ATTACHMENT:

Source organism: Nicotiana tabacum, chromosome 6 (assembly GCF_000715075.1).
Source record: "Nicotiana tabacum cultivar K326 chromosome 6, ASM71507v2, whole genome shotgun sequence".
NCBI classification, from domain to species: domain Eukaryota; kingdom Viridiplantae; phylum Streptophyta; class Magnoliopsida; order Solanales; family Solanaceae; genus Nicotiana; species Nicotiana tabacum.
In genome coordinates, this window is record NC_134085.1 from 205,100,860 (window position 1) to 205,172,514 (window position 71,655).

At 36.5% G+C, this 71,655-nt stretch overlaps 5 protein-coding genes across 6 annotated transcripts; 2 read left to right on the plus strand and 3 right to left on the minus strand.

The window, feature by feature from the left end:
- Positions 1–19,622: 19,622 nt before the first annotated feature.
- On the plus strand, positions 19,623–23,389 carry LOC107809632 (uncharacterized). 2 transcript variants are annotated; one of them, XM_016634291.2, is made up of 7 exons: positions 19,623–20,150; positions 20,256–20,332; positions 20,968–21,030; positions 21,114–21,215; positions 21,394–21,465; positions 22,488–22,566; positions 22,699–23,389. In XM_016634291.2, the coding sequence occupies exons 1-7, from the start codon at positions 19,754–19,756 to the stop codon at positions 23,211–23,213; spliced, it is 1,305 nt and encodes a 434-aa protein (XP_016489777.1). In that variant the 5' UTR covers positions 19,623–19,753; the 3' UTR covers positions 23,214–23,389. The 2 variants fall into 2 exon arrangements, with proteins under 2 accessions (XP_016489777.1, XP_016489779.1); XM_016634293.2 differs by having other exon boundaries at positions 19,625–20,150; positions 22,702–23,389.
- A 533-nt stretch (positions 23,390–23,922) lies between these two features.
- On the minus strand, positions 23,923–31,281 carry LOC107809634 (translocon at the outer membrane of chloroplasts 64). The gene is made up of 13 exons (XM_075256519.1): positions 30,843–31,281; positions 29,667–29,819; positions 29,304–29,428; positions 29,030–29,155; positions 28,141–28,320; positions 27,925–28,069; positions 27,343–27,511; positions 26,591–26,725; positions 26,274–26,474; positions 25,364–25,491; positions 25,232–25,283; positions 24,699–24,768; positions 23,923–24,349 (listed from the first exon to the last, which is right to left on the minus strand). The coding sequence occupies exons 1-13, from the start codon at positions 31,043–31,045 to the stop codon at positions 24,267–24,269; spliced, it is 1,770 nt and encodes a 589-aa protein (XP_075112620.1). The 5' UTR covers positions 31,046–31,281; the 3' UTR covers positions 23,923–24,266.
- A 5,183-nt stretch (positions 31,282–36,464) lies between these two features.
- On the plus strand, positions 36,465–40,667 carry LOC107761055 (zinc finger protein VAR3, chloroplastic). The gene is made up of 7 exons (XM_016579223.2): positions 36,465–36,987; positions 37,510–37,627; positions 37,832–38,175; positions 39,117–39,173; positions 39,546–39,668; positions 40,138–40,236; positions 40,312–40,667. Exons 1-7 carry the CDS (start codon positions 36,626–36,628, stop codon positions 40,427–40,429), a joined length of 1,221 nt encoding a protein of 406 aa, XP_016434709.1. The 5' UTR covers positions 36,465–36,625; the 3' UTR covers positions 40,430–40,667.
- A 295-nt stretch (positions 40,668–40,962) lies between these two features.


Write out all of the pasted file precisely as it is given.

Source organism: Nicotiana tabacum, chromosome 6 (assembly GCF_000715075.1).
Source record: "Nicotiana tabacum cultivar K326 chromosome 6, ASM71507v2, whole genome shotgun sequence".
NCBI classification, from domain to species: domain Eukaryota; kingdom Viridiplantae; phylum Streptophyta; class Magnoliopsida; order Solanales; family Solanaceae; genus Nicotiana; species Nicotiana tabacum.
In genome coordinates, this window is record NC_134085.1 from 205,100,860 (window position 1) to 205,172,514 (window position 71,655).

At 36.5% G+C, this 71,655-nt stretch overlaps 5 protein-coding genes across 6 annotated transcripts; 2 read left to right on the plus strand and 3 right to left on the minus strand.

The window, feature by feature from the left end:
- Positions 1–19,622: 19,622 nt before the first annotated feature.
- On the plus strand, positions 19,623–23,389 carry LOC107809632 (uncharacterized). 2 transcript variants are annotated; one of them, XM_016634291.2, is made up of 7 exons: positions 19,623–20,150; positions 20,256–20,332; positions 20,968–21,030; positions 21,114–21,215; positions 21,394–21,465; positions 22,488–22,566; positions 22,699–23,389. In XM_016634291.2, the coding sequence occupies exons 1-7, from the start codon at positions 19,754–19,756 to the stop codon at positions 23,211–23,213; spliced, it is 1,305 nt and encodes a 434-aa protein (XP_016489777.1). In that variant the 5' UTR covers positions 19,623–19,753; the 3' UTR covers positions 23,214–23,389. The 2 variants fall into 2 exon arrangements, with proteins under 2 accessions (XP_016489777.1, XP_016489779.1); XM_016634293.2 differs by having other exon boundaries at positions 19,625–20,150; positions 22,702–23,389.
- A 533-nt stretch (positions 23,390–23,922) lies between these two features.
- On the minus strand, positions 23,923–31,281 carry LOC107809634 (translocon at the outer membrane of chloroplasts 64). The gene is made up of 13 exons (XM_075256519.1): positions 30,843–31,281; positions 29,667–29,819; positions 29,304–29,428; positions 29,030–29,155; positions 28,141–28,320; positions 27,925–28,069; positions 27,343–27,511; positions 26,591–26,725; positions 26,274–26,474; positions 25,364–25,491; positions 25,232–25,283; positions 24,699–24,768; positions 23,923–24,349 (listed from the first exon to the last, which is right to left on the minus strand). The coding sequence occupies exons 1-13, from the start codon at positions 31,043–31,045 to the stop codon at positions 24,267–24,269; spliced, it is 1,770 nt and encodes a 589-aa protein (XP_075112620.1). The 5' UTR covers positions 31,046–31,281; the 3' UTR covers positions 23,923–24,266.
- A 5,183-nt stretch (positions 31,282–36,464) lies between these two features.
- On the plus strand, positions 36,465–40,667 carry LOC107761055 (zinc finger protein VAR3, chloroplastic). The gene is made up of 7 exons (XM_016579223.2): positions 36,465–36,987; positions 37,510–37,627; positions 37,832–38,175; positions 39,117–39,173; positions 39,546–39,668; positions 40,138–40,236; positions 40,312–40,667. Exons 1-7 carry the CDS (start codon positions 36,626–36,628, stop codon positions 40,427–40,429), a joined length of 1,221 nt encoding a protein of 406 aa, XP_016434709.1. The 5' UTR covers positions 36,465–36,625; the 3' UTR covers positions 40,430–40,667.
- A 295-nt stretch (positions 40,668–40,962) lies between these two features.